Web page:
Not surprisingly there has been much discussion of Christmas trees, traditions and Advent calendars of late. This is our calendar.
Mum bought it for me when the Baby Angel was quite young and we established the daily ritual of taking each little book, reading it and hanging it on the wrought iron candelabra which used to stand on our hearth in the UK. Each book contains a little 'Mouse Tale' about Christmas preparations. In my fertile fantasy life I dream of assigning tasks to each day in December in order to have everything prepared and perfect for Christmas Day. This will never happen while I work. Or while one of the tasks includes snowball fights.
My birthday (15th...bottom left) is apparently the day for wrapping presents. There is a small flaw in this plan. I don't think I read the book on the day I was supposed to BUY said presents.
But never fear, we are on track now. Apart from a little trip into school today to move my office and pick up the curriculum for next year, we are FREE to prepare for Christmas.
The tree is done; seen here, before the lights went on, the night we put it up. The tree is also a relic of our time in the UK and used to stand in my front bay window, twinkling at the street on the long dark Winter nights. One year I also placed jam jars with tea lights around the tiny garden and their magical points of light peeked out from behind the stark, bare shrubs and bushes. Lights at Christmas is such a Northern Hemisphere thing.
This year we'd like to try and keep the orgy of presents to a manageable and ethical level. I intend to bake fruitcakes for both my dad and the Bestie's dad. I am trying to turn my mind now to other 'made with love' presents which I can whip up in 8 days. Once I made the BA a Princess Jasmine costume which was still being sewn by Elves on Christmas Eve. I remember that Christmas Day as being the most exhausting ever. I still don't do well on 4 hours sleep.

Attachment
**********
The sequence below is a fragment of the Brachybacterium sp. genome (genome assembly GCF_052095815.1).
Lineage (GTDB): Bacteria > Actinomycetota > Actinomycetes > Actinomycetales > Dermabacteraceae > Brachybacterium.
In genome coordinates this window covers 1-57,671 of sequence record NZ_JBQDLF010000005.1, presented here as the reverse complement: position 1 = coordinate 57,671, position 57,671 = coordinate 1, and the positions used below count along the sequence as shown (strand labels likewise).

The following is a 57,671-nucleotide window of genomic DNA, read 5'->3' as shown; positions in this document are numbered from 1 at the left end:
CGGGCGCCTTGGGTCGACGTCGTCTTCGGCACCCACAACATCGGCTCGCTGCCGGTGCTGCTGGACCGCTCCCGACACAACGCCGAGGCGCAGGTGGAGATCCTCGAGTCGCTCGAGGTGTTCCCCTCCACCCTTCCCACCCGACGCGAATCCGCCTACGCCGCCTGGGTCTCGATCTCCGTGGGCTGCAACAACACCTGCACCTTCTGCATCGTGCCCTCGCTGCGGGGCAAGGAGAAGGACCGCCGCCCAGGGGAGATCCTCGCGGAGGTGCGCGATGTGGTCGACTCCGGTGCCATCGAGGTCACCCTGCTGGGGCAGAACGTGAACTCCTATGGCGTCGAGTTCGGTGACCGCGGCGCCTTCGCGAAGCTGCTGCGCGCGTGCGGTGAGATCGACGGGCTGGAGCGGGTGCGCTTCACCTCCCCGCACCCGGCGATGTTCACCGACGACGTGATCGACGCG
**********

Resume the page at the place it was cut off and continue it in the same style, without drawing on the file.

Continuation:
I still love handmade things though. This is the door wreath my Mum made the first year we were back in Aus. I had always made one out of fresh foliage in the UK (I had a beautiful hedge of some exquisitely scented conifer in my back garden; Leylandii possibly?) but here in the Eucalyptus capital if the world it didn't seem right. (I also didn't have a hedge). This one is made from scraps of Christmas fabric tied around a coat hangar and I LOVE it!!
Another part of Christmas preparation for us is the Sunday School Nativity play. Ours was on Sunday just gone and was the first time anything had been done with the kids at Christmas for ages. There had previously been a wonderful woman in charge of Sunday School but after years and years she decided to step aside and from then on things have been a bit chaotic.
This year, as pseudo leader (no-one else wanted the responsibility) I suggested we reinstate the children's Nativity service and the idea was favourably received. I left the selection of play and organisation of children to another couple who have been at the Church for years (I am a relative newcomer) and who were rostered on for the week prior to the service. We discussed the need for simplicity and mentioned a tableau of figures in costume. I didn't think to explain what a tableau entailed. I didn't check to see if they had a child friendly script, indeed....any sort of script and I did not think it necessary to outline that actions should follow the words of the script before the children froze in their tableau. And so it was that we had a line-up of angels, shepherds, wisemen, virgins and camels similar to a police identification parade at the front of our church on Sunday.
"Yes, Guvnor, it were that feathery one there what led the shepherds in my employ to abandon quite a bit of expensive mutton to go orf lookin for babies! What's the world comin' to I ask you?"
May all your Christmas preparation be filled with the joy, hope, love and peace of Christ.